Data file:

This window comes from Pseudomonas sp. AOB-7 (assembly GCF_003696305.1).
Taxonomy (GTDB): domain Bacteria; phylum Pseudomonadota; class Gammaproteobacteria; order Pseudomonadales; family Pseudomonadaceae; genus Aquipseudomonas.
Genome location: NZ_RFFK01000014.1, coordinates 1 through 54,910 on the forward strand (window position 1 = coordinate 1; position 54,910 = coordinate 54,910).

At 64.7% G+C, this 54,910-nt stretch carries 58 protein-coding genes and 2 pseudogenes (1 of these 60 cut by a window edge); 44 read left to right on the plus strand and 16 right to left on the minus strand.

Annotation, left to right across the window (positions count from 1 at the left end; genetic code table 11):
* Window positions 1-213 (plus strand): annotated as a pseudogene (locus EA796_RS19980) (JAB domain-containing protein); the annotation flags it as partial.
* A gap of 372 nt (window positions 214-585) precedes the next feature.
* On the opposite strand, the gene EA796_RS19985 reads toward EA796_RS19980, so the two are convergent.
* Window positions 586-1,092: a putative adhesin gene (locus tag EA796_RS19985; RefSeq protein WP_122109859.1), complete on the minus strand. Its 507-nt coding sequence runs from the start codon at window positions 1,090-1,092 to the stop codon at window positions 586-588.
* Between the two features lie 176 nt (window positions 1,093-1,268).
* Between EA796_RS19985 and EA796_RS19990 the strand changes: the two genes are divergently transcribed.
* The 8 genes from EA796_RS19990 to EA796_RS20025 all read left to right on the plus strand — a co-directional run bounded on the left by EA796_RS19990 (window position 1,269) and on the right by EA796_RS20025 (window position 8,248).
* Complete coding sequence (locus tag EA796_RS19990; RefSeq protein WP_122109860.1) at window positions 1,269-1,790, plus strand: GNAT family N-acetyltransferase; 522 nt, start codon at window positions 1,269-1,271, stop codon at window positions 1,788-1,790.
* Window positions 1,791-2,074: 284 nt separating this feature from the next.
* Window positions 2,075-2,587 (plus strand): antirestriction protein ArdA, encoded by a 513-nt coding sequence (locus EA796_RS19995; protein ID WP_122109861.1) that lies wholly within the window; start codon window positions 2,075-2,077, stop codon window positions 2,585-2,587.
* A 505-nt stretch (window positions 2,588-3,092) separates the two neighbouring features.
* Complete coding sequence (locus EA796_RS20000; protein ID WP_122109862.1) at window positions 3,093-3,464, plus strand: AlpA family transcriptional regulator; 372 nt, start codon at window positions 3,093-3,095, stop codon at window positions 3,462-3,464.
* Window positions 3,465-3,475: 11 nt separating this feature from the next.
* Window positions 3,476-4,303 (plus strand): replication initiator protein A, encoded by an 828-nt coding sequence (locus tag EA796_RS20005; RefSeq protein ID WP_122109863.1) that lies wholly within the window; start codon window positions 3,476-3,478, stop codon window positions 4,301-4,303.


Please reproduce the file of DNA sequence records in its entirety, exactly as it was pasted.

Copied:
This window comes from Pseudomonas sp. AOB-7 (assembly GCF_003696305.1).
Taxonomy (GTDB): domain Bacteria; phylum Pseudomonadota; class Gammaproteobacteria; order Pseudomonadales; family Pseudomonadaceae; genus Aquipseudomonas.
Genome location: NZ_RFFK01000014.1, coordinates 1 through 54,910 on the forward strand (window position 1 = coordinate 1; position 54,910 = coordinate 54,910).

At 64.7% G+C, this 54,910-nt stretch carries 58 protein-coding genes and 2 pseudogenes (1 of these 60 cut by a window edge); 44 read left to right on the plus strand and 16 right to left on the minus strand.

Annotation, left to right across the window (positions count from 1 at the left end; genetic code table 11):
* Window positions 1-213 (plus strand): annotated as a pseudogene (locus EA796_RS19980) (JAB domain-containing protein); the annotation flags it as partial.
* A gap of 372 nt (window positions 214-585) precedes the next feature.
* On the opposite strand, the gene EA796_RS19985 reads toward EA796_RS19980, so the two are convergent.
* Window positions 586-1,092: a putative adhesin gene (locus tag EA796_RS19985; RefSeq protein WP_122109859.1), complete on the minus strand. Its 507-nt coding sequence runs from the start codon at window positions 1,090-1,092 to the stop codon at window positions 586-588.
* Between the two features lie 176 nt (window positions 1,093-1,268).
* Between EA796_RS19985 and EA796_RS19990 the strand changes: the two genes are divergently transcribed.
* The 8 genes from EA796_RS19990 to EA796_RS20025 all read left to right on the plus strand — a co-directional run bounded on the left by EA796_RS19990 (window position 1,269) and on the right by EA796_RS20025 (window position 8,248).
* Complete coding sequence (locus tag EA796_RS19990; RefSeq protein WP_122109860.1) at window positions 1,269-1,790, plus strand: GNAT family N-acetyltransferase; 522 nt, start codon at window positions 1,269-1,271, stop codon at window positions 1,788-1,790.
* Window positions 1,791-2,074: 284 nt separating this feature from the next.
* Window positions 2,075-2,587 (plus strand): antirestriction protein ArdA, encoded by a 513-nt coding sequence (locus EA796_RS19995; protein ID WP_122109861.1) that lies wholly within the window; start codon window positions 2,075-2,077, stop codon window positions 2,585-2,587.
* A 505-nt stretch (window positions 2,588-3,092) separates the two neighbouring features.
* Complete coding sequence (locus EA796_RS20000; protein ID WP_122109862.1) at window positions 3,093-3,464, plus strand: AlpA family transcriptional regulator; 372 nt, start codon at window positions 3,093-3,095, stop codon at window positions 3,462-3,464.
* Window positions 3,465-3,475: 11 nt separating this feature from the next.
* Window positions 3,476-4,303 (plus strand): replication initiator protein A, encoded by an 828-nt coding sequence (locus tag EA796_RS20005; RefSeq protein ID WP_122109863.1) that lies wholly within the window; start codon window positions 3,476-3,478, stop codon window positions 4,301-4,303.